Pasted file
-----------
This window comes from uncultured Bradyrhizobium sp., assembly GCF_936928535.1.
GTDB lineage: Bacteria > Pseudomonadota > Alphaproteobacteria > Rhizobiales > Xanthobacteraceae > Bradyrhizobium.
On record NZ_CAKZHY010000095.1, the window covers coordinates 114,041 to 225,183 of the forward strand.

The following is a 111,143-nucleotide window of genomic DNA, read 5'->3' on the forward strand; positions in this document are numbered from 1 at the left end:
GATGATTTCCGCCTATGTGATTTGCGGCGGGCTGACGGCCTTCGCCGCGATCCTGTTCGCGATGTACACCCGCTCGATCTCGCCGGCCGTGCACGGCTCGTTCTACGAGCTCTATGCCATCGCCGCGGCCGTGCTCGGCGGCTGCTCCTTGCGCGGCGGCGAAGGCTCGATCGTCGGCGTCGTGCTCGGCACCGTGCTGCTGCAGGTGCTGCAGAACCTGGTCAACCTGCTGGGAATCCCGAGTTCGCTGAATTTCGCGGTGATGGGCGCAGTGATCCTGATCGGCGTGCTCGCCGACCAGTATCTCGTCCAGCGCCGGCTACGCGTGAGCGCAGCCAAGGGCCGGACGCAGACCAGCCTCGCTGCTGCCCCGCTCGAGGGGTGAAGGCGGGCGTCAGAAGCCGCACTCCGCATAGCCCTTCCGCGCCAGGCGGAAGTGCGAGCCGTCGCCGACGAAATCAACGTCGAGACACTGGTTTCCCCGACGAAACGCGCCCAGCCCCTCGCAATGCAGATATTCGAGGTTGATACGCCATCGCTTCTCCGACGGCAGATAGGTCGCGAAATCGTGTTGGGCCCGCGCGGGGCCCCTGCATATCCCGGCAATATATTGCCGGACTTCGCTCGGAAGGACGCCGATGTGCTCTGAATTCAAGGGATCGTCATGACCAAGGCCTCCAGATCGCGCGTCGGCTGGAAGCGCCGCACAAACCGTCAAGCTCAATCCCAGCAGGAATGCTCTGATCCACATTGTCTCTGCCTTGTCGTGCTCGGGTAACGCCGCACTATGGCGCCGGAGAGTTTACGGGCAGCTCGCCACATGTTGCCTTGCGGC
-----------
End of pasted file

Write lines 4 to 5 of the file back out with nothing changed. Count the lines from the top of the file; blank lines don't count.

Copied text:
The following is a 111,143-nucleotide window of genomic DNA, read 5'->3' on the forward strand; positions in this document are numbered from 1 at the left end:
GATGATTTCCGCCTATGTGATTTGCGGCGGGCTGACGGCCTTCGCCGCGATCCTGTTCGCGATGTACACCCGCTCGATCTCGCCGGCCGTGCACGGCTCGTTCTACGAGCTCTATGCCATCGCCGCGGCCGTGCTCGGCGGCTGCTCCTTGCGCGGCGGCGAAGGCTCGATCGTCGGCGTCGTGCTCGGCACCGTGCTGCTGCAGGTGCTGCAGAACCTGGTCAACCTGCTGGGAATCCCGAGTTCGCTGAATTTCGCGGTGATGGGCGCAGTGATCCTGATCGGCGTGCTCGCCGACCAGTATCTCGTCCAGCGCCGGCTACGCGTGAGCGCAGCCAAGGGCCGGACGCAGACCAGCCTCGCTGCTGCCCCGCTCGAGGGGTGAAGGCGGGCGTCAGAAGCCGCACTCCGCATAGCCCTTCCGCGCCAGGCGGAAGTGCGAGCCGTCGCCGACGAAATCAACGTCGAGACACTGGTTTCCCCGACGAAACGCGCCCAGCCCCTCGCAATGCAGATATTCGAGGTTGATACGCCATCGCTTCTCCGACGGCAGATAGGTCGCGAAATCGTGTTGGGCCCGCGCGGGGCCCCTGCATATCCCGGCAATATATTGCCGGACTTCGCTCGGAAGGACGCCGATGTGCTCTGAATTCAAGGGATCGTCATGACCAAGGCCTCCAGATCGCGCGTCGGCTGGAAGCGCCGCACAAACCGTCAAGCTCAATCCCAGCAGGAATGCTCTGATCCACATTGTCTCTGCCTTGTCGTGCTCGGGTAACGCCGCACTATGGCGCCGGAGAGTTTACGGGCAGCTCGCCACATGTTGCCTTGCGGC